Reacting to the Deepwater Horizon disaster in the Gulf of Mexico, oil industry regulators in Alaska are launching a “thorough review” of state regulations on blowout prevention equipment and other aspects of well safety.
Among the study topics is whether the state should require companies to drill a relief well concurrently with an offshore or ultra-extended reach well. That idea already has at least one Cook Inlet explorer worried.
The Alaska Oil and Gas Conservation Commission on June 24 issued a “notice of inquiry” inviting written comments on whether changes or additions are needed to regulations governing well drilling, control and workovers.
The notice lists 14 points the commission “will examine, without limitation.”
“The Commission will conduct a thorough review of all AOGCC regulations applicable to offshore and ultra-extended reach drilling operations to assure the use of safeguards sufficient to prevent losses of well control or to facilitate immediate reestablishment of well control,” the notice says.
The notice adds that the commission will hold a public hearing once President Obama’s National Commission on the BP Deepwater Horizon Oil Spill and Offshore Drilling delivers its report on the causes of the Gulf disaster.
“At this hearing, public testimony will be received and the Commission will examine relevant issues in light of the findings and conclusions of the National Commission,” the AOGCC notice says.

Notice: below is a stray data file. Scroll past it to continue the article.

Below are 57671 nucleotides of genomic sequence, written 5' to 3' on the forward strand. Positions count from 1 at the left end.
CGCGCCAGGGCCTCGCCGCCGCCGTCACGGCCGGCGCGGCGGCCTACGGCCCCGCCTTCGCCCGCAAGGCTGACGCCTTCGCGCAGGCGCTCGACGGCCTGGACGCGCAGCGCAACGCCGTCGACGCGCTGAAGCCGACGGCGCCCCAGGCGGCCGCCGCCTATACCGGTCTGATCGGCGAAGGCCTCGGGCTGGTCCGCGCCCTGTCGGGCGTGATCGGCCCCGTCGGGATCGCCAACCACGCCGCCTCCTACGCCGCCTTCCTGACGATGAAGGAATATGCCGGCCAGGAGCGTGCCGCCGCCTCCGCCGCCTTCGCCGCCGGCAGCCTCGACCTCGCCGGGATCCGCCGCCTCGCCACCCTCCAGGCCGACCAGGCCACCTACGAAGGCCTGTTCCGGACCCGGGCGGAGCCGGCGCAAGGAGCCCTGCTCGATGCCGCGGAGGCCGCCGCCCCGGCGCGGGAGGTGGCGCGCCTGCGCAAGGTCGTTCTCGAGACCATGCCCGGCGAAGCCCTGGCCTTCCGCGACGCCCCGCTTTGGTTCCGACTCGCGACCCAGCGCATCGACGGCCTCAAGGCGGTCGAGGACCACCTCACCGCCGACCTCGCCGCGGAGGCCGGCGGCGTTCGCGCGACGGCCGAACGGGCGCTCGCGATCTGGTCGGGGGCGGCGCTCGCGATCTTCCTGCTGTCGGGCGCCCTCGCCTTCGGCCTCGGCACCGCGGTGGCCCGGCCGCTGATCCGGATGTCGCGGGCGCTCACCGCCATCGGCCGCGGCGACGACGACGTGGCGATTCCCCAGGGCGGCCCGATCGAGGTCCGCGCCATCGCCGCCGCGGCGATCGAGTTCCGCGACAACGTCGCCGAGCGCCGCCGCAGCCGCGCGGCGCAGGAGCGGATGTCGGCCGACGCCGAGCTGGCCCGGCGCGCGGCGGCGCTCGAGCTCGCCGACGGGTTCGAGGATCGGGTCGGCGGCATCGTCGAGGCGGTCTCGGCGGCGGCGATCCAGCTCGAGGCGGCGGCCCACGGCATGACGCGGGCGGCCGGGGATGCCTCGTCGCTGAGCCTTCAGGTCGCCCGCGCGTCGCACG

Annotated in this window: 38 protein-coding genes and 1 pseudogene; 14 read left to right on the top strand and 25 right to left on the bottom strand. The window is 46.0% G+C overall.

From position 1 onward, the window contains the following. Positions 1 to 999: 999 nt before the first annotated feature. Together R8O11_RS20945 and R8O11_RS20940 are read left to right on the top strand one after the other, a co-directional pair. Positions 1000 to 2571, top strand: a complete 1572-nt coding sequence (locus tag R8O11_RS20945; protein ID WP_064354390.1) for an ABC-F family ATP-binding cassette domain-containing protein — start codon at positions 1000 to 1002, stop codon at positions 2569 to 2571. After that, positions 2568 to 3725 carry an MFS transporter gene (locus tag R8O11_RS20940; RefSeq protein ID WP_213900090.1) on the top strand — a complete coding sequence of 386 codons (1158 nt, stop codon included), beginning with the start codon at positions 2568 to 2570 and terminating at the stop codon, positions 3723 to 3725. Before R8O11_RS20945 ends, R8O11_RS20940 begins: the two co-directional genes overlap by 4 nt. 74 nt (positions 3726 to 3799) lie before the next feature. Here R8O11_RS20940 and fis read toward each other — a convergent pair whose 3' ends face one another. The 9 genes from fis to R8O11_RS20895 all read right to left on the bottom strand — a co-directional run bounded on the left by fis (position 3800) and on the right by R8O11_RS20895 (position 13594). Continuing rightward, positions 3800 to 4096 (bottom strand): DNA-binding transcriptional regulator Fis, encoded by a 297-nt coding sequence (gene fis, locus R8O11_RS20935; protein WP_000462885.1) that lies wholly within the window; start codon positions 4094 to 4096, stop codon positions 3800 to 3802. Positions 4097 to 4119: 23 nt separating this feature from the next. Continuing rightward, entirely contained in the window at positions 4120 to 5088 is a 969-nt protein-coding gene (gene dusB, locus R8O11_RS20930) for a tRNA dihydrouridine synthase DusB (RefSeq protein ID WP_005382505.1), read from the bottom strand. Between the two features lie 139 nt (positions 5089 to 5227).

Fran Ulmer, a former Alaska lieutenant governor, is a member of the National Commission.
‘Just being prudent’The April 20 explosion aboard the Deepwater Horizon, a Transocean semisubmersible rig drilling an exploration well for BP about 41 miles offshore Louisiana, has shaken the nation’s oil and gas industry.
The catastrophe, which killed 11 rig workers and unleashed a continuing oil spill, has raised questions not only about BP’s decision making but also the well’s blowout preventer, cementing operations, casing choices and other technical issues. That the rig was working in approximately 5,000 feet of water is a major consideration for investigators.
BP is drilling two relief wells to try to stop the leak.
Dan Seamount, a geologist and chairman of the three-member AOGCC, told Petroleum News his agency is conducting the inquiry into Alaska regulations because “it’s just being prudent.” He credited fellow commissioner John Norman with suggesting the inquiry.
It’s not that the commission believes current regulations are faulty, Seamount said.
“I think we’re covered right now,” he said.
But the AOGCC wants to make sure Alaska regulations are free of loopholes or gaps in light of whatever the Deepwater Horizon panel finds, Seamount said.
Alaska regulations currently call for tests of blowout preventers every seven days or so, and a failed test can halt operations, he noted.
The inquiry will look broadly at whether state regulations are adequate for offshore and ultra-extended reach wells in regions under the commission’s jurisdiction, the AOGCC notice indicates.
“Everything is on the table,” Seamount said.
On Alaska’s North Slope, BP is planning to drill ultra-extended reach wells from land to its Liberty field beneath the Beaufort Sea.
Points of inquiryThe AOGCC is inviting written comments on more than a dozen points of inquiry. As taken from the public notice, these points include: